The identification of bacterial isolates was performed by matrix-assisted laser desorption/ionization time of flight mass spectrometry (MALDI-TOF MS) as described previously (Egamberdieva et al., 2016). The sample preparation was performed according to the ethanol/formic acid extraction protocol recommended by Bruker Daltonics (Bremen, Germany) and was described in Egamberdieva et al. (2016). Briefly, the isolates were cultured on TSA medium (Difco Laboratories, Detroit, MI, USA) for 24 h, and approximately 10 mg of cell mass was suspended in 300 μL water (LC–MS CHOMASOLV®; Honeywell) and vortexed to generate a homogenous suspension. The suspension was mixed with 900 μL ethanol (≥99.8% GC; Sigma-Aldrich) and centrifuged. The pellet was resuspended in 50 μL 70% formic acid (v/v) and subsequently carefully mixed with 50 μL acetonitrile. After centrifugation, aliquots of 1 μL supernatant were placed immediately on spots of a MALDI target. Each spot was allowed to dry and subsequently overlaid with 1 μL of matrix (α-ciano-4-hydroxycinnamic acid in 50% aqueous acetonitrile containing 2.5% trifluoroacetic acid). Mass spectra were acquired using a MALDI-TOF MS spectrometer in a linear positive mode (MicroflexTMLT, Bruker Daltonics, Bremen, Germany) in a mass range of 2–20 kDa. A bacterial test standard (BTS, Bruker Daltonics, Bremen, Germany) was used for instrument calibration. The raw spectra were imported into the MALDI BiotyperTM software and then processed and analyzed using standard pattern matching against the reference spectra in the MALDI BiotyperTM reference database (version 3.0, Bruker Daltonics, Bremen, Germany). A calculated matching score (score value) provided a measure of the probability of a correct classification.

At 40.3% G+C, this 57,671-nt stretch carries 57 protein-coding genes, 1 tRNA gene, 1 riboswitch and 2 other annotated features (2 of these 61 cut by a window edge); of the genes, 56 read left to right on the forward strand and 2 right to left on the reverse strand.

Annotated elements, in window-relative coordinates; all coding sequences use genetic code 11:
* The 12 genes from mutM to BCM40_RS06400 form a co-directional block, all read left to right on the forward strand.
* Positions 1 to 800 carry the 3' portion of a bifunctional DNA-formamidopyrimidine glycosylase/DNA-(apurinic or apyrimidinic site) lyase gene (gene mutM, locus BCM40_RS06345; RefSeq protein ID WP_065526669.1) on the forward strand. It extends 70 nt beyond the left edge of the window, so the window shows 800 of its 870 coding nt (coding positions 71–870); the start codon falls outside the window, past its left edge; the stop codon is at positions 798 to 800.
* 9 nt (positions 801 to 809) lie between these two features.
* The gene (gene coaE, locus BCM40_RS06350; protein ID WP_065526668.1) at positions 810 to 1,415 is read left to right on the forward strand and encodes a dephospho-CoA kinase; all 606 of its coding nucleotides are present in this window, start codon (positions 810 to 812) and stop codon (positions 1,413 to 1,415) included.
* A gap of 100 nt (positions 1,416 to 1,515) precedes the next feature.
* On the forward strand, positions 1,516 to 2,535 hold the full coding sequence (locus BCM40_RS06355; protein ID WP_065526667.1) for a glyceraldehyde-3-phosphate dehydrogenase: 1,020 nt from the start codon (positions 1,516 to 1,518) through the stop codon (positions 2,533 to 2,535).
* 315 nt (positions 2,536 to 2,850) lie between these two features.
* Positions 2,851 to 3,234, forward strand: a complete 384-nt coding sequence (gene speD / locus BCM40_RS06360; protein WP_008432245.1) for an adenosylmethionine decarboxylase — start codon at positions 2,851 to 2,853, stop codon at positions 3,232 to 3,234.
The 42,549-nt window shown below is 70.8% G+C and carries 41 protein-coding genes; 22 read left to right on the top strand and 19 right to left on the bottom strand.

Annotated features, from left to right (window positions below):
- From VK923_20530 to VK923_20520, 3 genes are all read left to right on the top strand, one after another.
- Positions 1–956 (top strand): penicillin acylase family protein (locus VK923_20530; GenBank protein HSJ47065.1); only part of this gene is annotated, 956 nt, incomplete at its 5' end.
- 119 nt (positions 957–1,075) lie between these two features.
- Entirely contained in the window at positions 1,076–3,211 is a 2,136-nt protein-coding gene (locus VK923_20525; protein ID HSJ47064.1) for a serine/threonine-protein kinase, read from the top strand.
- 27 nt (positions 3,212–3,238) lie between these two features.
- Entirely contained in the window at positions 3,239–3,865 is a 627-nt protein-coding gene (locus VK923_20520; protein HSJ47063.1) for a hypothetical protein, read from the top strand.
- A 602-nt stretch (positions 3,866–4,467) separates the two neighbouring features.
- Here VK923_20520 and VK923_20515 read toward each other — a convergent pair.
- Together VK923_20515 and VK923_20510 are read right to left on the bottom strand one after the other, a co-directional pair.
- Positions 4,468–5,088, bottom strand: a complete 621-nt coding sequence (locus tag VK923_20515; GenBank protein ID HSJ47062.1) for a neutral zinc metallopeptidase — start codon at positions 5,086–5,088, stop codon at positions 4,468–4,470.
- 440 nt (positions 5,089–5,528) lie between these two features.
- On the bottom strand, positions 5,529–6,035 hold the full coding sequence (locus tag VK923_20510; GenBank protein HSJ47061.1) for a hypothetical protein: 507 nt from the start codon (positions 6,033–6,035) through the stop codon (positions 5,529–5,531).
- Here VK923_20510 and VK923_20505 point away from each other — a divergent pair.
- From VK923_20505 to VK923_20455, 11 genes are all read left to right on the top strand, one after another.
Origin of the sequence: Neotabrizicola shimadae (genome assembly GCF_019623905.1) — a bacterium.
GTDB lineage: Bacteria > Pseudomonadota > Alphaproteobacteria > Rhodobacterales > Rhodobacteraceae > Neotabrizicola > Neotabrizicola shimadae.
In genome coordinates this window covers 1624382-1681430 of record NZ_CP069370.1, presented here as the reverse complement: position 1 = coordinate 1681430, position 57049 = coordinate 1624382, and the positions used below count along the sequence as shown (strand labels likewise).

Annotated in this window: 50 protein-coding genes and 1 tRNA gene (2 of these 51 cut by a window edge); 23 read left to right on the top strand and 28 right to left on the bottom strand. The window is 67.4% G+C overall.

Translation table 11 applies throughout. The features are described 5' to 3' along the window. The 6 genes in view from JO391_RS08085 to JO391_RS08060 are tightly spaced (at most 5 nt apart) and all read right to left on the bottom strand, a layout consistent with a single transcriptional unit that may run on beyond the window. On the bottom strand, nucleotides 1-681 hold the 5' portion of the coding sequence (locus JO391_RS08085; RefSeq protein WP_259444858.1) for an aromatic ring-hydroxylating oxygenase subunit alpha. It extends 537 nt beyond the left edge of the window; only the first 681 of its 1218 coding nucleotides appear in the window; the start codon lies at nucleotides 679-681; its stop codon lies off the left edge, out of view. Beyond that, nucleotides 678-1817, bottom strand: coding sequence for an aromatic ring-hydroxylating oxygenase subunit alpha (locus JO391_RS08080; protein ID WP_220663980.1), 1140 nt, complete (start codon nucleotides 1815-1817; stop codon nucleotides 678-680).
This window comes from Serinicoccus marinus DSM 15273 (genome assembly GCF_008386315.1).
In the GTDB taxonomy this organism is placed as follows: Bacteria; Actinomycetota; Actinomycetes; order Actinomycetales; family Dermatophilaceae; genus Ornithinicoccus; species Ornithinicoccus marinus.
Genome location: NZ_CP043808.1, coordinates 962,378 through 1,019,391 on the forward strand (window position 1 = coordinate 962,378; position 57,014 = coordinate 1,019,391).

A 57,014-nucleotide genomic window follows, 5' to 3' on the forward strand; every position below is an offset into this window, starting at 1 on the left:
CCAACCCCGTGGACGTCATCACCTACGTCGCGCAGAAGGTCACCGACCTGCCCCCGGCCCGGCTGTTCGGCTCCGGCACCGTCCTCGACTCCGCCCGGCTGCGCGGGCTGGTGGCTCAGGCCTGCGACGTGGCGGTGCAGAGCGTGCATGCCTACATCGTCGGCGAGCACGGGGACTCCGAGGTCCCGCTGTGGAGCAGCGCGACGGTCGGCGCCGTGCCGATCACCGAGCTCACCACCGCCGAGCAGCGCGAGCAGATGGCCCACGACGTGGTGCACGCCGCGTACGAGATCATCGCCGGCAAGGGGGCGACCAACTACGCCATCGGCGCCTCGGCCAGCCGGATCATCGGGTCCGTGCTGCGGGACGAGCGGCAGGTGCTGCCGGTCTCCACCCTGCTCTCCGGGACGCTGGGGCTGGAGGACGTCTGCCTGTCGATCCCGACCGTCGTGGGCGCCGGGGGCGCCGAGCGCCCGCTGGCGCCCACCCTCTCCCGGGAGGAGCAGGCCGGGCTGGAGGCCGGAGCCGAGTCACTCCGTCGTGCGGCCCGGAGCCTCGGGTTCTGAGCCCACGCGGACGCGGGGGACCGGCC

In vitro Screening for Plant Beneficial Traits

The production of IAA (indole 3-acetic acid) was determined as described by Bano and Musarrat (2003). The IAA concentration in culture was calculated using a calibration curve of pure IAA as a standard. The cellulose-degrading ability of bacterial isolates was analyzed by streaking inocula on cellulose (Sigma-Aldrich, St. Louis, MO, USA) Congo-Red agar media as described by Pratima et al. (2012). Furthermore, β-1,3 glucanase activity was tested using the substrate lichenan (Sigma-Aldrich, St. Louis, MO, USA) in top agar plates (Walsh et al., 1995), and protease activity was determined by using 5% skimmed milk agar plates (Brown and Foster, 1970). The production of HCN by bacterial isolates was measured using the protocol described by Castric (1975).